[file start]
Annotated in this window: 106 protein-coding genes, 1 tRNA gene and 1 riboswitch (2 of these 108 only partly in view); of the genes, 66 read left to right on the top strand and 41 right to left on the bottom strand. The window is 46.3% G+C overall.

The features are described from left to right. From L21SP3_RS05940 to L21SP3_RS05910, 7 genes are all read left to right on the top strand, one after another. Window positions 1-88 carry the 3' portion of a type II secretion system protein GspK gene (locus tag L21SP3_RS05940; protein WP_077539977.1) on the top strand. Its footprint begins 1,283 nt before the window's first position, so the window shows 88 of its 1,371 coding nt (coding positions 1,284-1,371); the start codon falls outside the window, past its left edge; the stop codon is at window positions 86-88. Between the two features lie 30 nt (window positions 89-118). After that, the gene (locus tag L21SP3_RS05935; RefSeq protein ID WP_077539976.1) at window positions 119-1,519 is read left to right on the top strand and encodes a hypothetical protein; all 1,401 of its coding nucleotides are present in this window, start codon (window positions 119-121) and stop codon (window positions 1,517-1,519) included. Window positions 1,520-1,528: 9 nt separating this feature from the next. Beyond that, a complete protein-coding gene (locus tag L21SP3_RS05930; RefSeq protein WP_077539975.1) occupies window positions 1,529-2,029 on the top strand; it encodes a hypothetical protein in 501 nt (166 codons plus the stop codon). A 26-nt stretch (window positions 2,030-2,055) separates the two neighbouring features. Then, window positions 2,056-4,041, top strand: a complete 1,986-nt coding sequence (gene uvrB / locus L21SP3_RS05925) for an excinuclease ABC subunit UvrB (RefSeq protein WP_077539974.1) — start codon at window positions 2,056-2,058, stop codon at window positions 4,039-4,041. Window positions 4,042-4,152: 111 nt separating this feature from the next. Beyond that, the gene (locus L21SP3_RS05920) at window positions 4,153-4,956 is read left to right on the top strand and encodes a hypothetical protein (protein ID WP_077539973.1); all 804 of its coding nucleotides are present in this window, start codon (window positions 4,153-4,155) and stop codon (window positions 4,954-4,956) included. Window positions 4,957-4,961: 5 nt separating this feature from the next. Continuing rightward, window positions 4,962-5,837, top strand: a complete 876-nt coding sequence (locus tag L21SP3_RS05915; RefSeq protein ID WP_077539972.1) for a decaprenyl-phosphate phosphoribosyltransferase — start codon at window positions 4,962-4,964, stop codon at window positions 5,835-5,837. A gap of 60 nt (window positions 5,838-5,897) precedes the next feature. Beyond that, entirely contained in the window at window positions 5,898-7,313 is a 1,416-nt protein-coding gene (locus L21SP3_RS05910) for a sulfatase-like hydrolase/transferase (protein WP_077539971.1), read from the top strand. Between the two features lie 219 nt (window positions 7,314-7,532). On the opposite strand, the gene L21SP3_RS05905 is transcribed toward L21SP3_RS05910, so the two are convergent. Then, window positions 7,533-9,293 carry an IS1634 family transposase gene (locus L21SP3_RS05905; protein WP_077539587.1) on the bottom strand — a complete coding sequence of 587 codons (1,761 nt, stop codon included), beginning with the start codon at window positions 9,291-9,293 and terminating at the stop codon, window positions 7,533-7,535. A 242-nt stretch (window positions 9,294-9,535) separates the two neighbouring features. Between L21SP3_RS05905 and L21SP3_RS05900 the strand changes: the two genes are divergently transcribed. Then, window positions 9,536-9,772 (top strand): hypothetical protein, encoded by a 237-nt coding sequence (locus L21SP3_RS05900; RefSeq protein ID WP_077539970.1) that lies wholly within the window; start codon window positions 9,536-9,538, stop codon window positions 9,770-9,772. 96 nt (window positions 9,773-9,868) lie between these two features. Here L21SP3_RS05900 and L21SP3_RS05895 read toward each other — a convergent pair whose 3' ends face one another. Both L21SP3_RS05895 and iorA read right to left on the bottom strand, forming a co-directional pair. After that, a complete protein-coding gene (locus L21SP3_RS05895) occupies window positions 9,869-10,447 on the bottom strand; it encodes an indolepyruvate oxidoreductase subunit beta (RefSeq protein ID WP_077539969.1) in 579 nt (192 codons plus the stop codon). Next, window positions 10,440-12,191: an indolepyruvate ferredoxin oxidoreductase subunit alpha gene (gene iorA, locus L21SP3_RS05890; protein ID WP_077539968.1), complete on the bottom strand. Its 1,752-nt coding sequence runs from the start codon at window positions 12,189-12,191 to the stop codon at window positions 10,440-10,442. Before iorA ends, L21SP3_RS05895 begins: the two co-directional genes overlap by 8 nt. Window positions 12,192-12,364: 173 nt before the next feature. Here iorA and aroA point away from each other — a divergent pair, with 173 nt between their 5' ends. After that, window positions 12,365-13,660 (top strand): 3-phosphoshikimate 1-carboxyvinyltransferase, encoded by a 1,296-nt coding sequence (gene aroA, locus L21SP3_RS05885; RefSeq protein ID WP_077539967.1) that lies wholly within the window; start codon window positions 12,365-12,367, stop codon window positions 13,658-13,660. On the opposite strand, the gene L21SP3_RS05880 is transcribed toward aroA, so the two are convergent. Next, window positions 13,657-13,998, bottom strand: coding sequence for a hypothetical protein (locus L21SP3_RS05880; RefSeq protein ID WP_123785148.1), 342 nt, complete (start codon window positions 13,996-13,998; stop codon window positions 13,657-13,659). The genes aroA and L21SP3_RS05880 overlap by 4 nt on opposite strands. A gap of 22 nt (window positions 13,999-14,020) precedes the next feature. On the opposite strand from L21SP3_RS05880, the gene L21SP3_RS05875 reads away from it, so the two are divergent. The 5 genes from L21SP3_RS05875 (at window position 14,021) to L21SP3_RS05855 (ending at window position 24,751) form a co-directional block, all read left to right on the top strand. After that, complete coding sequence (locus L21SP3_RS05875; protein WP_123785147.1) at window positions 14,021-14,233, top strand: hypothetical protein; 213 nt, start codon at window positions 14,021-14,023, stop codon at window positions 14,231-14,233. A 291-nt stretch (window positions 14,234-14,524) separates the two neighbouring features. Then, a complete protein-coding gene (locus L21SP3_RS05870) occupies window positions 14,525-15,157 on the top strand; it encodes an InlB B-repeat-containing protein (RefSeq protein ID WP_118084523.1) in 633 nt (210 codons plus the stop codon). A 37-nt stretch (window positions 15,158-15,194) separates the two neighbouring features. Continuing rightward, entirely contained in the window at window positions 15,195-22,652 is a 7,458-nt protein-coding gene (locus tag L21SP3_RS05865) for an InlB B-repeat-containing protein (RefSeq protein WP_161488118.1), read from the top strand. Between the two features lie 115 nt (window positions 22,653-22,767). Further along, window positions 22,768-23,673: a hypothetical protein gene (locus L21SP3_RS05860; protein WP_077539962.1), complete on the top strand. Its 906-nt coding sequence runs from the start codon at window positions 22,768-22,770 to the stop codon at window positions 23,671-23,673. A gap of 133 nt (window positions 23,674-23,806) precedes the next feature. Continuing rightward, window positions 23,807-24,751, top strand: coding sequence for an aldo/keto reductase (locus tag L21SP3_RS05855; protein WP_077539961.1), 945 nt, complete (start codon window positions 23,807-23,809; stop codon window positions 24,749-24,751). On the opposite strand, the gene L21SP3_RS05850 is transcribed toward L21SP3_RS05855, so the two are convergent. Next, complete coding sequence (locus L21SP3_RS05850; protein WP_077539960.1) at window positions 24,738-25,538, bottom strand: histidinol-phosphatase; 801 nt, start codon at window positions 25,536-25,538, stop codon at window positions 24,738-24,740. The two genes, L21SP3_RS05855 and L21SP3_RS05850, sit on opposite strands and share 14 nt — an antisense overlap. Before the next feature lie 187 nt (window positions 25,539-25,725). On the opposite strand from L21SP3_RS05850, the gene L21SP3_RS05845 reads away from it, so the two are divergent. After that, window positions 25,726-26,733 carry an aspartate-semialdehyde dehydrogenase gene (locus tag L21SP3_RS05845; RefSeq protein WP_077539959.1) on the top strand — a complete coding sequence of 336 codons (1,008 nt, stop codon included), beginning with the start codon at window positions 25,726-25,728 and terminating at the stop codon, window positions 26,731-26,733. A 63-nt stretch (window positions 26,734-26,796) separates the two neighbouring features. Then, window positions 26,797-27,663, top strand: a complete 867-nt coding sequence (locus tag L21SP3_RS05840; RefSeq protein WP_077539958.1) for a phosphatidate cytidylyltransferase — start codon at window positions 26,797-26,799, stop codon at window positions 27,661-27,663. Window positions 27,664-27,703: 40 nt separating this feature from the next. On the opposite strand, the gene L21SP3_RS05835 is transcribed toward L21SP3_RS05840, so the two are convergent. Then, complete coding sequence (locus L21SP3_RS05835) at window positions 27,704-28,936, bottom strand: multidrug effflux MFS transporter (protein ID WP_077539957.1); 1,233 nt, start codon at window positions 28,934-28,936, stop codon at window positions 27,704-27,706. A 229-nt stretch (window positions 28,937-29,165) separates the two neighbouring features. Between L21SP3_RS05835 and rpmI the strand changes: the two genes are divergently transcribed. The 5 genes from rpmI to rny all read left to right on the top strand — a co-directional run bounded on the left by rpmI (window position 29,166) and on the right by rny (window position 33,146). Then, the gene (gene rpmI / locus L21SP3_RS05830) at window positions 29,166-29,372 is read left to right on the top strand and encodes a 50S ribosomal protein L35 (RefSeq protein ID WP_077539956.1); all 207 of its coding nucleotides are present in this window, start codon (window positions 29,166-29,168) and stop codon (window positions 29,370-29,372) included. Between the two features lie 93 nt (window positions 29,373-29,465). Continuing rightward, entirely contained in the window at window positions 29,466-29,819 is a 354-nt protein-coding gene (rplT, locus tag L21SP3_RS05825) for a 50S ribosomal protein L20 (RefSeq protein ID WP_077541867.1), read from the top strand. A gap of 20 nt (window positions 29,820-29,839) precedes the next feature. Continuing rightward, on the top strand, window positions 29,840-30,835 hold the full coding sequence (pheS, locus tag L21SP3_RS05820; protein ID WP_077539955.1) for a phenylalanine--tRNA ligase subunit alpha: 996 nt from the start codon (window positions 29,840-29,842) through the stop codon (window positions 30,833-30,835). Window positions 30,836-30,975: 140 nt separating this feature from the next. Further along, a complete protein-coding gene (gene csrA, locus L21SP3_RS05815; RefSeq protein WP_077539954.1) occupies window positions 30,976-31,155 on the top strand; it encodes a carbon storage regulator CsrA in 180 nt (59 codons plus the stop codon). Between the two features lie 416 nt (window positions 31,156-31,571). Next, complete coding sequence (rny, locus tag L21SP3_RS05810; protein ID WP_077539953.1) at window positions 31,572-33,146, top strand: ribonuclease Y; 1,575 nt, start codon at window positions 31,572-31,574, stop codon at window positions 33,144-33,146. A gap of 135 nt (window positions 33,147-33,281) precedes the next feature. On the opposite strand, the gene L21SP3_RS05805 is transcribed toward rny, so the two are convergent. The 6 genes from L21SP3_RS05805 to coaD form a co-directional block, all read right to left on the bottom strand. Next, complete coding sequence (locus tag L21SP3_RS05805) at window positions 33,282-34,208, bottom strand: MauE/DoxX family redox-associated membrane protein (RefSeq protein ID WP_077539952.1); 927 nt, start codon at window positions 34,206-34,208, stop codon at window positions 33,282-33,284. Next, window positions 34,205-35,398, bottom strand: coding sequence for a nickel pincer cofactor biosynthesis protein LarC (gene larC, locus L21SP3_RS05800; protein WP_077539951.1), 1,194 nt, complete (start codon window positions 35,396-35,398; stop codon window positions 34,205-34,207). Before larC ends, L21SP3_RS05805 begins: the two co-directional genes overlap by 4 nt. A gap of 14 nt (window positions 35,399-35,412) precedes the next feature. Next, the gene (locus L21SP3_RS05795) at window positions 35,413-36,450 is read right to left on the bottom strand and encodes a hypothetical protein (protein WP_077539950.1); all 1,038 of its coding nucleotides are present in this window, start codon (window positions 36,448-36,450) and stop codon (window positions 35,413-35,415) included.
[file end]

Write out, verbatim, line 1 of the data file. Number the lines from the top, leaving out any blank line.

Annotated in this window: 106 protein-coding genes, 1 tRNA gene and 1 riboswitch (2 of these 108 only partly in view); of the genes, 66 read left to right on the top strand and 41 right to left on the bottom strand. The window is 46.3% G+C overall.